A Fake Russian Tor Browser Steals $40,000 in Bitcoin

Cyber security firm ESET have unveiled a malicious version of the Tor browser – a program used to access the dark web. And it has been stealing user’s Bitcoin. According to the firm, the illicit actors were able to steal $40,000 in BTC.

A Trojan effected version of an official Tor browser has been used by the scammers which redirects users to two websites that claim the user’s version of Tor is out of date even if it has been updated timely. When a user clicks on the “Update” on the nefarious page, they are then being redirected to the other website where they are told they can download an updated version.

These malicious websites and the malicious Tor browser was promoted in 2017 and early 2018 on the various Russian forums, according to ESET. And the bogus browser claimed to be the official Russian language version of Tor.

The scammers has also used the pastebin accounts which have been viewed more than 500,000 times to promote their fake websites in order to attack user’s Tor browser and encourage users to download software to evade government surveillance.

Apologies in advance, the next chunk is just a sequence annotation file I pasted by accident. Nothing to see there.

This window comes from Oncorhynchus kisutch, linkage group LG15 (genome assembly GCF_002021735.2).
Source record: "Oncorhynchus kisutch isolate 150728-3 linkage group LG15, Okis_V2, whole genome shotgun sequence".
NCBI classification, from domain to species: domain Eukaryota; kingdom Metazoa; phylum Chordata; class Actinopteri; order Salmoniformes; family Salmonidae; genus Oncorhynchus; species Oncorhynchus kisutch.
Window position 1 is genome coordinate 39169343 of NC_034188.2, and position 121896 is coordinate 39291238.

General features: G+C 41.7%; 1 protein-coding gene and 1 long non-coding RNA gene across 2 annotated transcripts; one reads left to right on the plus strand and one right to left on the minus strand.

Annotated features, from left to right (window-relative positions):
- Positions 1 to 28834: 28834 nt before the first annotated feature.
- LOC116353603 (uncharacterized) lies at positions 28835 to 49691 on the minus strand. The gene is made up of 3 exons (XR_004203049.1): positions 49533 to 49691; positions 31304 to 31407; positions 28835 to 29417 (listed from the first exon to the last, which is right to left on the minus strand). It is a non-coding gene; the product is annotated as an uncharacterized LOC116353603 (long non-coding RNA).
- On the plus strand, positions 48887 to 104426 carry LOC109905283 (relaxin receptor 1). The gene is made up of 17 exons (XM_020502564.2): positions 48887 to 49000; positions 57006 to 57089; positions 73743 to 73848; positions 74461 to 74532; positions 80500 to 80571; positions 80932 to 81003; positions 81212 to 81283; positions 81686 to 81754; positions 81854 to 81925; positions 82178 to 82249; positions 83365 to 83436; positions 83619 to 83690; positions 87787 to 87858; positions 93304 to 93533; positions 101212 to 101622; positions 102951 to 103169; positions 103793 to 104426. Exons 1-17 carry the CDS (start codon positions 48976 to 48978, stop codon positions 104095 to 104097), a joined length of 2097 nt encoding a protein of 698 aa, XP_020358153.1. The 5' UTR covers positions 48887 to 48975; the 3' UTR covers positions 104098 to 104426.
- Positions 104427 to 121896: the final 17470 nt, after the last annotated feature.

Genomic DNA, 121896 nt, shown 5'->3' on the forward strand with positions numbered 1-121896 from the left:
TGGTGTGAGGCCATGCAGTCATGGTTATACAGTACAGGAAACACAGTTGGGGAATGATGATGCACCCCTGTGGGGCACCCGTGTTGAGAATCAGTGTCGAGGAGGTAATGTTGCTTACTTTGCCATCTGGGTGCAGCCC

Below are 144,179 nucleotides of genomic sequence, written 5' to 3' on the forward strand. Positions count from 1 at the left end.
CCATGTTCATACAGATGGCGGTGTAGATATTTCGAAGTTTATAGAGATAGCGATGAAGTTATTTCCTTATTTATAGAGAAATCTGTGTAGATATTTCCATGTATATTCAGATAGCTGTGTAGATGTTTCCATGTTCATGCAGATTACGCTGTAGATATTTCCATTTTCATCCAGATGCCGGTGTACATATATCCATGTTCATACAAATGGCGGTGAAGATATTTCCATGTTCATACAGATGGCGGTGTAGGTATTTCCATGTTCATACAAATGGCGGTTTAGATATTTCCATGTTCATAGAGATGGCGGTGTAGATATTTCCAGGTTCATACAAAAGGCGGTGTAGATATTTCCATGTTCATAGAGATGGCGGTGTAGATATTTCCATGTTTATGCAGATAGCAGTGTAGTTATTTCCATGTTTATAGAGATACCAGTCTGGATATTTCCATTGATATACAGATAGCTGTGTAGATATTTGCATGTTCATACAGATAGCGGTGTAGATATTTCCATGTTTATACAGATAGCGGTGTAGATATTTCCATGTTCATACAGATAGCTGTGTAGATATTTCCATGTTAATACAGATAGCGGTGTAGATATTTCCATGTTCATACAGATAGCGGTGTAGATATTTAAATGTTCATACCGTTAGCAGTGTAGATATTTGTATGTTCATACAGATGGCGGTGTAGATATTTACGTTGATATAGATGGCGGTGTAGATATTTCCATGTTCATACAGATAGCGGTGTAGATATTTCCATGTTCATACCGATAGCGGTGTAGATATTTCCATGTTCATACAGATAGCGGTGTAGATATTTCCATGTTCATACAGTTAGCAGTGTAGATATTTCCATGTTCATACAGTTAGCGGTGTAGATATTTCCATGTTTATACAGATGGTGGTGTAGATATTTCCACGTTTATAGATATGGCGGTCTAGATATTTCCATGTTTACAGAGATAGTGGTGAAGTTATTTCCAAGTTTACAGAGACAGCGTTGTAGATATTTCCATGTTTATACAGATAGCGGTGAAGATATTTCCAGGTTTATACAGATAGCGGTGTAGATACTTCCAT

When the users went to add funds to their Bitcoin wallet or pay for items on darkweb marketplace, the browser would change the target wallet address to other which is illicitly controlled by scammers.

How to Prevent from Such Attack?

For all intent, the infected browser is exactly the same as the legitimate Tor browser, so there is little to suggest to the user that something might go wrong. While using malware to switch out Bitcoin wallet addresses is not new, embedding that functionality in a browser is less common. It’s quite a savvy strategy, too.

To access dark web marketplaces you must use Tor – The Onion Router. The cyberbaddies knew there is a high probability that Tor users will probably use Bitcoin as well. If there is something to be learned from this, it is to always download software from legitimate sources and keep it up-to-date.

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